30 Aug 2009 15:15:29 GMT Source: Reuters (Corrects finance minister's position to independent, and not in Gusmao's political party, in paras 22 and 23) By Sunanda Creagh
DILI, Aug 30 (Reuters) - As a student activist in Jakarta, Avelino Coelho da Silva sought refuge in the Austrian embassy to avoid capture by Indonesian troops. Now as East Timor's Secretary of State for Energy Policy, he installs solar power in villages.
Coelho, 46, is likely to be among the next generation of leaders in the tiny, oil and gas-rich nation which voted overwhelmingly for independence from Indonesia exactly a decade ago.
Both Prime Minister Xanana Gusmao, 63, who was imprisoned by Indonesia, and President Jose Ramos-Horta, 59, who campaigned abroad to keep East Timor's struggle in the public eye, are independence heroes.
But a new generation of political leaders, most of whom were children or students during Indonesia's rule, is getting ready to take over.
A former Portuguese colony, East Timor was invaded in 1975 by Indonesia. An estimated 180,000 died during the occupation, and the U.N. estimates about 1,000 East Timorese died in the mayhem that surrounded the 1999 vote for independence.
Since then, Dili has struggled to tackle security, social and economic woes including high unemployment, splits in the army, and poor infrastructure, healthcare and education.
"If you look at other members of cabinet, I tell you, 80 to 85 percent are new generation. People no more than 35-45 years old, who grew up in the era of occupation. This is the new generation running the country. They are the hope of this country," said Ramos-Horta.
Damien Kingsbury, an East Timor analyst from Australia's Deakin University, said there are already several people in East Timor ready to take over the reins from Gusmao and Ramos-Horta.
"It's essentially the student generation, members of the student resistance organisations and expat Timorese who went back from Australia and Indonesia," Kingsbury said.
The next elections are due in 2012.
The challenges the new leaders face remain daunting. Many roads are just dirt and gravel, making communication with remote villages tough.
Almost 30 percent of the adult population is illiterate: the young men who hang around on Dili street corners are evidence of the 40 percent jobless rate in a country where average household monthly income is just $27. In parts of Dili, roadside stalls sell cast-off clothes to people who can't afford to buy them new.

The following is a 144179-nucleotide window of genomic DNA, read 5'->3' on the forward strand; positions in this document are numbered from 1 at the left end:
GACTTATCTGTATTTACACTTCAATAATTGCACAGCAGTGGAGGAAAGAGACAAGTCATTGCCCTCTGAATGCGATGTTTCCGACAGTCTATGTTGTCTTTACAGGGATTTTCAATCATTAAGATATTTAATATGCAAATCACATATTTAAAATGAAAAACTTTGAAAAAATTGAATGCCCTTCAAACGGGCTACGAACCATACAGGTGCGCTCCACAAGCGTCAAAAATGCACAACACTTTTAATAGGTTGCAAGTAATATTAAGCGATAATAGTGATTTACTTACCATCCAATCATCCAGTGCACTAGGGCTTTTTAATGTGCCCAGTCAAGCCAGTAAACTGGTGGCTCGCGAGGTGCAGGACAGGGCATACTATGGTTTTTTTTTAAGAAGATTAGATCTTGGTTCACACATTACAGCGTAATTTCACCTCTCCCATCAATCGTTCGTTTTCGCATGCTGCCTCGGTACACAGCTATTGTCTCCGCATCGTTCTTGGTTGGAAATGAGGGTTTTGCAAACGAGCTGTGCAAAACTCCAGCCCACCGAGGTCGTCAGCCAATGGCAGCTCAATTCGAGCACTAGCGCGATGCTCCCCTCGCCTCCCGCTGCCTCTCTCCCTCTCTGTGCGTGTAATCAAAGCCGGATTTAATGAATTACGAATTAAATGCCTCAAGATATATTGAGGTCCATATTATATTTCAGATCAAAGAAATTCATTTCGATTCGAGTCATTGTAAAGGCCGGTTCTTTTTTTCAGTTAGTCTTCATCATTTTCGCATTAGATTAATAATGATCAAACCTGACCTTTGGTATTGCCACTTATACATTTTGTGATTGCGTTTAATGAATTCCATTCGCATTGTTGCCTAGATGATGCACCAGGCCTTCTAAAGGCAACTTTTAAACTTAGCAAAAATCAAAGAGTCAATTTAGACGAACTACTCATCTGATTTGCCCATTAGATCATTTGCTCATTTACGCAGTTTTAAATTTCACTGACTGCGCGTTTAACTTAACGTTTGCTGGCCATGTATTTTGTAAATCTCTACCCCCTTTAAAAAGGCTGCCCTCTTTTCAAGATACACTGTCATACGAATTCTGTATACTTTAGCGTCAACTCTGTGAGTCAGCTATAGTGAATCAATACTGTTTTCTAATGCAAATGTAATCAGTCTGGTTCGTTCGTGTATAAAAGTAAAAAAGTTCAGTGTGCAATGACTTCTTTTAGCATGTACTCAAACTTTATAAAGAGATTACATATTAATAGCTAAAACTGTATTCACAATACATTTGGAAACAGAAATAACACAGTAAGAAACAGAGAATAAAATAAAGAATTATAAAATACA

Coelho's Rural Electrification Master Plan has brought electricity to 17 isolated villages in just over a year by installing solar power systems, funded by the government but owned, installed and maintained by community cooperatives.
"Now they have electricity for five to six hours a day. Before, they spent $US1 a day to buy kerosene but now they can save $US30 a month and use it for other things," he said.
Max Lane, a political analyst who covers Indonesia and East Timor, said the electrification project had helped build Coelho's reputation.
"There will be other candidates around when the big guys leave politics but Coelho will definitely be in the race."
NEW KIDS ON THE BLOCK
Ramos-Horta, who survived an assassination attempt in February 2008, said he sees Fernando Lasama de Araujo, the 46-year-old speaker of parliament, as a future leader.
Araujo, who got almost 20 percent of the vote in the 2007 presidential elections, was acting president for several months after Ramos-Horta was shot by disgruntled former soldiers. He was also involved in negotiations with the militants, who eventually laid down their arms.
Araujo, from the Democratic Party, says the government cannot just rely on its $5.1 billion Petroleum Fund, where money from oil and gas deals is collected, to fund development.
"We need to get the money from somewhere to accelerate development. I support foreign loans to achieve this," he said.
"After 10 years of independence, we should have achieved more than we have. Water is a very important one and roads, and schools. Until we build a port we cannot attract investors and tourism."
Finance Minister Emilia Pires, 48, who grew up and studied law in Australia, is another leader carving out a name for herself as she tries to increase spending on education, health and infrastructure. Pires is an independent, like some other cabinet members, and is close to Gusmao.
The economy grew 12.8 percent last year and she expects it to expand 8 percent both this year and next.
Her predecessor, Fernanda Borges, an Australian-educated former credit risk analyst who helped set up the Central Payments Office, the forerunner of the Banking and Payments Authority, or central bank, is also considered a future leader.
Borges, 40, quit as finance minister in 2002 after accusing the government of corruption, and formed her own party, the National Unity Party.
East Timor ranked 145th out of 180 countries in Transparency International's 2008 Corruption Perceptions Index -- on a par with Kazakhstan and below Indonesia.
"I understand my limitations as a member of a small party. I know I don't have the resistance hero image behind me. But with three seats in parliament we can be a voice to say this is wrong and when the government is doing the right thing, we can say this is the right thing too," she told Reuters in an interview.
"We are the new kids on the block but people trust us. (Reporting by Sunanda Creagh in Dili; Editing by Sara Webb and Sanjeev Miglani)